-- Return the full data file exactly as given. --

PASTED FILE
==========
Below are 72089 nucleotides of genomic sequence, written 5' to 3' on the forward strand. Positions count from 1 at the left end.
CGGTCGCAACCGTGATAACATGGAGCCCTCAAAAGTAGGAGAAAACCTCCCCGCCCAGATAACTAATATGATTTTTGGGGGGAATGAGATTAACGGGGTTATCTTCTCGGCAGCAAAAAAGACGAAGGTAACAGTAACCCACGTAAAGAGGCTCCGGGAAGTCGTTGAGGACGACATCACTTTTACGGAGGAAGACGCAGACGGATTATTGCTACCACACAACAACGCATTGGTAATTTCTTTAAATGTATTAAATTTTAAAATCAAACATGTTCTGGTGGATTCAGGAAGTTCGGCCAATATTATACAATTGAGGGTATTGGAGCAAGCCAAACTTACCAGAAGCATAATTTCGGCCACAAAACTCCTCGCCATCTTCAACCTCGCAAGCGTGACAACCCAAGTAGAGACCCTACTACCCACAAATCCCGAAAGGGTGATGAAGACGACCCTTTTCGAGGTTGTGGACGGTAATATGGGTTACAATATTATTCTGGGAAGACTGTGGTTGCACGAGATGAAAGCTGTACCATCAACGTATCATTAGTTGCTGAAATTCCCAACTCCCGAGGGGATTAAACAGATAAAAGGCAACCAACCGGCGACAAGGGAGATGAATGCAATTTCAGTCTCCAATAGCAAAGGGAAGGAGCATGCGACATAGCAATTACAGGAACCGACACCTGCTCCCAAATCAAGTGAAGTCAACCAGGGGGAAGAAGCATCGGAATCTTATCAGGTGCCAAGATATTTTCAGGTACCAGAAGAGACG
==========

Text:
Below are 72089 nucleotides of genomic sequence, written 5' to 3' on the forward strand. Positions count from 1 at the left end.
CGGTCGCAACCGTGATAACATGGAGCCCTCAAAAGTAGGAGAAAACCTCCCCGCCCAGATAACTAATATGATTTTTGGGGGGAATGAGATTAACGGGGTTATCTTCTCGGCAGCAAAAAAGACGAAGGTAACAGTAACCCACGTAAAGAGGCTCCGGGAAGTCGTTGAGGACGACATCACTTTTACGGAGGAAGACGCAGACGGATTATTGCTACCACACAACAACGCATTGGTAATTTCTTTAAATGTATTAAATTTTAAAATCAAACATGTTCTGGTGGATTCAGGAAGTTCGGCCAATATTATACAATTGAGGGTATTGGAGCAAGCCAAACTTACCAGAAGCATAATTTCGGCCACAAAACTCCTCGCCATCTTCAACCTCGCAAGCGTGACAACCCAAGTAGAGACCCTACTACCCACAAATCCCGAAAGGGTGATGAAGACGACCCTTTTCGAGGTTGTGGACGGTAATATGGGTTACAATATTATTCTGGGAAGACTGTGGTTGCACGAGATGAAAGCTGTACCATCAACGTATCATTAGTTGCTGAAATTCCCAACTCCCGAGGGGATTAAACAGATAAAAGGCAACCAACCGGCGACAAGGGAGATGAATGCAATTTCAGTCTCCAATAGCAAAGGGAAGGAGCATGCGACATAGCAATTACAGGAACCGACACCTGCTCCCAAATCAAGTGAAGTCAACCAGGGGGAAGAAGCATCGGAATCTTATCAGGTGCCAAGATATTTTCAGGTACCAGAAGAGACG